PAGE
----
Exercise and Training
This breed can do well in almost any environment.Their small size allows shorkies to get adequate exercise by running around the house. They love to follow you and jump on and of where you are sitting. Bring you there toys and just plan fun. Children will have lots of fun with their active personality.
This Consistency is the key to training a shorkie puppy. House training, with a schedule of going outside every two or three hours, helps set a routine.
Shorkies live an average of 14 to 19 years. Some adult onset diseases that affect this breed are kidney and thyroid problems, hip dysplasia and hypoglycemia. Regular vet care and a healthy diet keep shorkies healthy.
Puppy Proofing your Home for Your Shorkie
Try to imagine life from a Shorkie puppy’s point of view. You might be saying, well how can I do that? Go to each room of your house. Get down on your hands and knees. Take a good look at what your Shorkie puppy might be enticed by. Remember, they are new to your home. Shorkie puppies are somewhat like toddlers. Shorkie puppies will eventually explore their surroundings. Shorkie puppies will start right away investigating this new place. Shorkie puppies may take a while to settle in. Eventually all Shorkie puppies will be exploring their new home. They will roam around like a toddler putting things in their mouth and poling around in nooks and crannies. It is your responsibility to check out what there may be in your home that could possibly harm the new Shorkie puppy. You are also looking around for those items of yours you do not want the new Shorkie puppy to explore.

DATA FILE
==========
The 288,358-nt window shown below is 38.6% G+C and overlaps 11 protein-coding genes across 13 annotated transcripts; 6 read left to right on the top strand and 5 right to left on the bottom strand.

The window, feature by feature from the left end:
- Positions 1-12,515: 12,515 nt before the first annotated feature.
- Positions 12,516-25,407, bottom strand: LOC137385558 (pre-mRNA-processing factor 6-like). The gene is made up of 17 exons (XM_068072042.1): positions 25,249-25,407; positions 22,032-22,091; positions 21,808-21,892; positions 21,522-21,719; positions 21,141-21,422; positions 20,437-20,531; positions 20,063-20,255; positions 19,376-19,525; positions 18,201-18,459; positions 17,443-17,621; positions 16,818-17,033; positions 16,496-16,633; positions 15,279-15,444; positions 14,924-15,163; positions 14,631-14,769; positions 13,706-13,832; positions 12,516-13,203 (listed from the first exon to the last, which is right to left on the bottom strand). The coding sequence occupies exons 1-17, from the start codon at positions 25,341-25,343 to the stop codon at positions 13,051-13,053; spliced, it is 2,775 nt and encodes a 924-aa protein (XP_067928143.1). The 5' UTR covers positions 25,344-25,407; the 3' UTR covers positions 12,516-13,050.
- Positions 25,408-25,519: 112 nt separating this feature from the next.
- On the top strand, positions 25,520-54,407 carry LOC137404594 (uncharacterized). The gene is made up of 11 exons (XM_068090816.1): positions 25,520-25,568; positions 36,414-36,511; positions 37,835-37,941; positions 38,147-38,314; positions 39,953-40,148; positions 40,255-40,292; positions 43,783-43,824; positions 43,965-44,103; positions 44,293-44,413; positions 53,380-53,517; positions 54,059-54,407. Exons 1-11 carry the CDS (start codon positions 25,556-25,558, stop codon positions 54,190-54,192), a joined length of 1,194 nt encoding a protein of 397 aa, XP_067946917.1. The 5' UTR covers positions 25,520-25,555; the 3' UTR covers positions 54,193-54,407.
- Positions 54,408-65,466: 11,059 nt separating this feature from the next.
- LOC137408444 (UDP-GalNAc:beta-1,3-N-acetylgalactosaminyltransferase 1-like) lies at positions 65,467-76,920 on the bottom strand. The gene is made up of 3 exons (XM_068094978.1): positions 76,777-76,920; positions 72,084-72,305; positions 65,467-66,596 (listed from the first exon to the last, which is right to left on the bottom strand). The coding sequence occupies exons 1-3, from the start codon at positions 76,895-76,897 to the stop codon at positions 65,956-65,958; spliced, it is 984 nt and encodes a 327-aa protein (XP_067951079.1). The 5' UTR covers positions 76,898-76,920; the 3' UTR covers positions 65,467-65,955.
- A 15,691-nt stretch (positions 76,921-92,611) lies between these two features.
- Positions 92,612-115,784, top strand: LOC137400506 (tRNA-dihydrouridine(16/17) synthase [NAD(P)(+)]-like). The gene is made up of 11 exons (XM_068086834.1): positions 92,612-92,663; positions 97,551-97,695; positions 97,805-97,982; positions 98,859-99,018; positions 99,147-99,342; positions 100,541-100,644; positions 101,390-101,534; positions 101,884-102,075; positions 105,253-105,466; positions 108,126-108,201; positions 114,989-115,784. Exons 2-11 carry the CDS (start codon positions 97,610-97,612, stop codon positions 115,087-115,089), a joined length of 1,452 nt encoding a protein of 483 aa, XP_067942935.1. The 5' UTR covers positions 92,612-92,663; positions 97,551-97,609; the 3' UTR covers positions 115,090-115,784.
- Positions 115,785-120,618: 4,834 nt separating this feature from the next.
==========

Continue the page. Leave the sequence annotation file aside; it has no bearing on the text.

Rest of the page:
Watch out for cleaning supplies and personal care items that are stored in low storage areas like kitchen and under-sink bathroom cabinets. The ingredients in these products are extremely harmful and can even cause death. If the cabinet doors can be easily opened by the mouths and paws of Shorkie puppies, try to store these items in some other place. Another option is to purchase plastic child-proof cabinet locks that can be temporarily attached to the handles or knobs. These safety locks can usually be found online or in local pet supply (or baby) stores.
How tantalizing is an electrical cord especially when it's looping down from a table or desk? "I can jump at it, pull on it, wrestle with it and even gnaw on it.” Shorkie puppies will most likely perform all these tasks with an electrical cord. The dangers here are obvious: a falling lamp or electrocution can cause serious injury or worse. Wrap up loose hanging electrical cords or at least block access to them. And for cords that need to run across the floor, use rubber or plastic cord/cable runners that can be purchased at an office supply outlet or home improvement store. If you don’t mind plastering a nail in the wall, you can also do this, and hang the cord up out of Shorkie puppy’s eyesight.
Household plants are attractive to most Shorkie puppies. A lot of household plants are poison to Shorkies and dogs in general. Ingesting a bite or two can cause nausea, vomiting and in some cases death. It is probably an excellent idea to re-position your plants so that they are out of reach. You don’t want your Shorkie poisoned or made ill by your beautiful plants. Neither do you want your beautiful plants destroyed by the curiosity of a Shorkie puppy.
Small Objects around the House